Another person in the U.S. has contracted coronavirus—this time in Rhode Island.
This marks the first possible case of the virus in that state, the New York Post reports. The Department of Health has said that the infected person is someone in their 40s who will have to be confirmed positive by the Centers for Disease Control and Prevention.
The patient—whose identity hasn’t been made public—went to Italy in mid-February where there’s been an uptick in cases of the virus. “We fully anticipated having a first case of COVID-19,” said Director of Health Nicole Alexander-Scott, per news station WCAU.
Health officials have contacted people who have been around the patient and have advised them to place themselves in self-quarantine for two weeks with public health supervision.
“We are not seeing widespread community transmission in Rhode Island, and the general level of risk for Rhode Islanders is still low,” said Alexander-Scott. “However, everyone in Rhode Island has a role to play in helping us prevent the spread of viruses, just like the flu. It is very important that people wash their hands regularly, cover their coughs and sneezes, and stay home if they are sick.”
The first American has died from coronavirus in Washington state. The patient was a man in his 50s who was dealing with other medical conditions. The CDC has verified that the first possible outbreak of the virus in a nursing facility in Washington state, which is independent of the patient’s death. Oregon has also had its first probable coronavirus case.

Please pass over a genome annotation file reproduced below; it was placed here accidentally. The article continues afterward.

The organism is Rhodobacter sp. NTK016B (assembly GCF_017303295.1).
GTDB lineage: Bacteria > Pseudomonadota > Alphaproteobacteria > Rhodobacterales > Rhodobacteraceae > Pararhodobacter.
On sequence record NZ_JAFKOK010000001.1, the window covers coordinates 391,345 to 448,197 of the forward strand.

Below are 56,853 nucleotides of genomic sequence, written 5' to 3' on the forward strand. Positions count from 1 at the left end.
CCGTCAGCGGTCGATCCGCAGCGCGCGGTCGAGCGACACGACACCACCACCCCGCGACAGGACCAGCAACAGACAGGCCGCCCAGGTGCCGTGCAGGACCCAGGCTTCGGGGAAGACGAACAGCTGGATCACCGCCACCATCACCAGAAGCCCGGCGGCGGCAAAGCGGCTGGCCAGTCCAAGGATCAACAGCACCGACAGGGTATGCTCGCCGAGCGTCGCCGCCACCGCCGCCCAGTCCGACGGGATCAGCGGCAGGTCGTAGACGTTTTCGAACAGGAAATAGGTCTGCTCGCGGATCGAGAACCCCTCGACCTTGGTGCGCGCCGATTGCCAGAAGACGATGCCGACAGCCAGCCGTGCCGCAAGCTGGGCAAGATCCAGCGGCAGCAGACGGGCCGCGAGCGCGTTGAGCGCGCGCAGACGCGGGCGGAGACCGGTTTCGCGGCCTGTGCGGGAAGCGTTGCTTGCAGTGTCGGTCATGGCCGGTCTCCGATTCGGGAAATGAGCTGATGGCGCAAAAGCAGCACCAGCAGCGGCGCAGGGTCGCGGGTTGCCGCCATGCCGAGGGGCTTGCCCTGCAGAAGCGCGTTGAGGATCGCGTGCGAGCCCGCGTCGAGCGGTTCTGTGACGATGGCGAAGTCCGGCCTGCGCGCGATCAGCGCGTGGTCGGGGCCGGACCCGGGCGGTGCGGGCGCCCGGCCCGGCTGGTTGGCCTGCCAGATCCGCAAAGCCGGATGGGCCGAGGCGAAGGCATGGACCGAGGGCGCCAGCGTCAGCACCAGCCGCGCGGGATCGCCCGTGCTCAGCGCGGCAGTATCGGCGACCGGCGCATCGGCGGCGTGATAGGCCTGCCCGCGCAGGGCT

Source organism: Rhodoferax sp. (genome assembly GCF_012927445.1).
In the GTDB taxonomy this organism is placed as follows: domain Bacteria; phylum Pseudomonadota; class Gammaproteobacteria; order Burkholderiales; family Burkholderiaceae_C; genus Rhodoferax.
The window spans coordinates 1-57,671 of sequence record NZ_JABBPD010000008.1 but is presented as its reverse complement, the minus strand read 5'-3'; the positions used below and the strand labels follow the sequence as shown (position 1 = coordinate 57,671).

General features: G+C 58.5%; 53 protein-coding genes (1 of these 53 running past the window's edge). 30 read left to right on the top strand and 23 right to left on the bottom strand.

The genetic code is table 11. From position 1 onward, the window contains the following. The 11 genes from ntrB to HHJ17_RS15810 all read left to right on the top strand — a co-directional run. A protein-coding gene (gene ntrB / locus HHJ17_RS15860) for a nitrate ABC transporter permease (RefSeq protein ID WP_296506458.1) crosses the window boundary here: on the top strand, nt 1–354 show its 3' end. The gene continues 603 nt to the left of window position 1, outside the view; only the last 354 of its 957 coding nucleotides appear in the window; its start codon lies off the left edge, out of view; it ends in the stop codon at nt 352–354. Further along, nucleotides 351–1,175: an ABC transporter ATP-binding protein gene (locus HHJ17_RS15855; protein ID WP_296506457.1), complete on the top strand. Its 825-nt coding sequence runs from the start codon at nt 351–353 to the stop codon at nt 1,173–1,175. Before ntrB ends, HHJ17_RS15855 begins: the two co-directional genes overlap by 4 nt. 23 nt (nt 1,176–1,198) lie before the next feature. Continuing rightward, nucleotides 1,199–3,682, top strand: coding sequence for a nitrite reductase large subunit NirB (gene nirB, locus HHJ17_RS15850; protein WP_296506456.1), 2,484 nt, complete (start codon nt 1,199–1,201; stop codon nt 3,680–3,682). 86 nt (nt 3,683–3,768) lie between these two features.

A dog in Hong Kong has been diagnosed with the virus, per CNBC. But because the dog tested for “weak positive,” officials don’t know if the dog is infected or contracted the virus from a contaminated surface. The dog is reportedly owned by a 60-year-old woman who started showing symptoms on Feb. 12 and subsequently tested positive. The dog hasn’t developed symptoms but has still been quarantined; the owner will get the dog back after it tests negative for the virus.
While the virus initially came from an animal—scientists say it was a bat—evidence says pets like dogs and cats can’t get the virus. But scientists say their understanding of coronavirus is still evolving. As a safeguard, Hong Kong will quarantine all dogs, cats, and domesticated animals if their owners test positive and are quarantined for the virus.
The number of confirmed cases in the U.S. has grown to 71, with 41 of those cases stemming from passengers on the Diamond Princess cruise ship in Japan, per the CDC. A majority of the other cases have been found on the West Coast, including 12 confirmed patients in California and six in the Seattle area. People in Illinois, Wisconsin, Texas, Arizona, and Massachusetts have also tested positive.